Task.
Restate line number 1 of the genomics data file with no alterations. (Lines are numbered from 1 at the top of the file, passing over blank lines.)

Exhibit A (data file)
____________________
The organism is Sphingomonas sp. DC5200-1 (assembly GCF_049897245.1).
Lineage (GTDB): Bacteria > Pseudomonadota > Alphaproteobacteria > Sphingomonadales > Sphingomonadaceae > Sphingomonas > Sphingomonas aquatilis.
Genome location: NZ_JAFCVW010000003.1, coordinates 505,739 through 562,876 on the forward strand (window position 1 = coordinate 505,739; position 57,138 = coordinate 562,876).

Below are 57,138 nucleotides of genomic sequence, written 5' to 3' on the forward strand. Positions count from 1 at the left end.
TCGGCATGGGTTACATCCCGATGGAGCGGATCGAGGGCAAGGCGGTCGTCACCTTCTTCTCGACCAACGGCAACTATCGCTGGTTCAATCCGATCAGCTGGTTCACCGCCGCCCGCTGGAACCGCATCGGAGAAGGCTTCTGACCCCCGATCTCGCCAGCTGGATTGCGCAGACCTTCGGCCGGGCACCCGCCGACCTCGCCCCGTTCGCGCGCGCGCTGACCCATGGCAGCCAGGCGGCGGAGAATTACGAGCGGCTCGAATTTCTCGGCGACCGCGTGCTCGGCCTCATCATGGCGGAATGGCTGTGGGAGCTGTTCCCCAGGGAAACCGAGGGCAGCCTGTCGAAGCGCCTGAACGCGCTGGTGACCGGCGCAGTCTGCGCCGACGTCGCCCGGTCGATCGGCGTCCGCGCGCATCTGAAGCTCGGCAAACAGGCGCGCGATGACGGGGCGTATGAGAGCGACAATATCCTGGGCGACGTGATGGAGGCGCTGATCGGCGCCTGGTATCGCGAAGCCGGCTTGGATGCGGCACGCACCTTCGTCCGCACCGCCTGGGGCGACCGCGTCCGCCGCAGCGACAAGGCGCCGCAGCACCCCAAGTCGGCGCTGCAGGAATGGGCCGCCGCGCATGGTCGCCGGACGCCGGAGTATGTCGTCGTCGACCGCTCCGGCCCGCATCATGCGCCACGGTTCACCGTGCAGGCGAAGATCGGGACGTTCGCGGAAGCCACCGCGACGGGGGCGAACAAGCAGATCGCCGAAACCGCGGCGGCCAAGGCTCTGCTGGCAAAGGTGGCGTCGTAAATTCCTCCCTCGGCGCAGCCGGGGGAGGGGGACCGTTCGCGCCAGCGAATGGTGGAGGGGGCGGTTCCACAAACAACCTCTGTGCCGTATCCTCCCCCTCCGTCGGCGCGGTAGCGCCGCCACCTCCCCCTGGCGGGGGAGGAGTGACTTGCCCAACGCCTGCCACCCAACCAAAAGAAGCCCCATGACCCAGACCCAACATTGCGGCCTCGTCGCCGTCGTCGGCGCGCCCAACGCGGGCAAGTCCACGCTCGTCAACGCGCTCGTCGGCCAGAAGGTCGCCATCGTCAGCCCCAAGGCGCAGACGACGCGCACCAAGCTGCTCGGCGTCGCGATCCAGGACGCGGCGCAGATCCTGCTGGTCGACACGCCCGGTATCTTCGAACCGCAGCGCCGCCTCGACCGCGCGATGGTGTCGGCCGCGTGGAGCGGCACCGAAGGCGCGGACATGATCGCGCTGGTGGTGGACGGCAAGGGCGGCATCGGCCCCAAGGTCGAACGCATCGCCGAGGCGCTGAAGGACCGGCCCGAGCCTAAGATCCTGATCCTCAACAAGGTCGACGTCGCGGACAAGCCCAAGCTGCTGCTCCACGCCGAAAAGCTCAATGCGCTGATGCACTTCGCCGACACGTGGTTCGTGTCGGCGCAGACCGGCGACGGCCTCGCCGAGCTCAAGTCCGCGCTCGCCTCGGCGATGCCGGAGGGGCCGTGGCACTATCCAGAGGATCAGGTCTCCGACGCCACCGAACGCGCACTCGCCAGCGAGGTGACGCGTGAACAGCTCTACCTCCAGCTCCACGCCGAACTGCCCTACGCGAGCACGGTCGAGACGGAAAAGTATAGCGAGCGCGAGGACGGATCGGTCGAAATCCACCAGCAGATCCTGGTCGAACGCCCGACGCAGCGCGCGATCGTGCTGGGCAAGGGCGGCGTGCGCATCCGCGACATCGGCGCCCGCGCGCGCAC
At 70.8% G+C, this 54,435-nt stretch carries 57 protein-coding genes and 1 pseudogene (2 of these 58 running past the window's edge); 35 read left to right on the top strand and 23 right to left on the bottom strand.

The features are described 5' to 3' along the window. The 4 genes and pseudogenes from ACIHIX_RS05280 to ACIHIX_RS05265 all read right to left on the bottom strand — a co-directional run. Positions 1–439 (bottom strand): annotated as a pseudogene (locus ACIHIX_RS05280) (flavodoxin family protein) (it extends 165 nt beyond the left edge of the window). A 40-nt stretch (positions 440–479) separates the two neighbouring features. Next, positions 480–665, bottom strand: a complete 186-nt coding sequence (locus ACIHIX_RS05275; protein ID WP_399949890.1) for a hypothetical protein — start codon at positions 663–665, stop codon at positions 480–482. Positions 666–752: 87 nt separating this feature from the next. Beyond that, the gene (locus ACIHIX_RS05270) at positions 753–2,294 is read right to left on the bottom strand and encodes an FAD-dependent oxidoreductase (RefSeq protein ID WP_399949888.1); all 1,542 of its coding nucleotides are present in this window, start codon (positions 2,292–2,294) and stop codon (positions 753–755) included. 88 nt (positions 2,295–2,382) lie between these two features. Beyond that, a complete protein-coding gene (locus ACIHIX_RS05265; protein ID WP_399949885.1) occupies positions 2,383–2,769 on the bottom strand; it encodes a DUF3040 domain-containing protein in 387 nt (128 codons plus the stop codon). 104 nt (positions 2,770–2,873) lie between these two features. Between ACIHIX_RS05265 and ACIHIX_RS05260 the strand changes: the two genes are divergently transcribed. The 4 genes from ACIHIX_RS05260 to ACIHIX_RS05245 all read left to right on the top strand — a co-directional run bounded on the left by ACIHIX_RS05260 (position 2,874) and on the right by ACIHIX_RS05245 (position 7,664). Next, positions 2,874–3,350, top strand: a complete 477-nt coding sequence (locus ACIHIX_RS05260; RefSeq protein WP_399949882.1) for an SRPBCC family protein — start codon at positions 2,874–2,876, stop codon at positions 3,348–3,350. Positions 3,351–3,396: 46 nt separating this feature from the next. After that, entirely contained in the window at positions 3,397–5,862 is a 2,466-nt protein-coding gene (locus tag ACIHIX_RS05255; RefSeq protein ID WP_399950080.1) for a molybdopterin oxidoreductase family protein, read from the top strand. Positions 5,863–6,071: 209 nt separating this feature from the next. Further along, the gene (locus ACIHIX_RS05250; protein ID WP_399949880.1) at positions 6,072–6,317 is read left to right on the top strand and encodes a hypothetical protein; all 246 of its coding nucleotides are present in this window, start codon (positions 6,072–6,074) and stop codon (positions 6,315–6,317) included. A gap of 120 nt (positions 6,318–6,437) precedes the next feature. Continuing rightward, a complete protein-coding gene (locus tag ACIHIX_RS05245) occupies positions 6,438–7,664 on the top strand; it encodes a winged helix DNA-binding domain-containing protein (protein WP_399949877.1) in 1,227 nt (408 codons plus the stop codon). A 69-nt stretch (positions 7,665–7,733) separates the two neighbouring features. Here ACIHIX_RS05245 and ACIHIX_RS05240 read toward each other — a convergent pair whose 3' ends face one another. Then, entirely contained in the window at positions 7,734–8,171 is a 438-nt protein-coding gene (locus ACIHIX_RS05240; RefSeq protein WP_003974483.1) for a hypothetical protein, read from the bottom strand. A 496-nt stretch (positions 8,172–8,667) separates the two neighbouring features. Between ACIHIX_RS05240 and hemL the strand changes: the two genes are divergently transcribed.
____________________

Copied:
The organism is Sphingomonas sp. DC5200-1 (assembly GCF_049897245.1).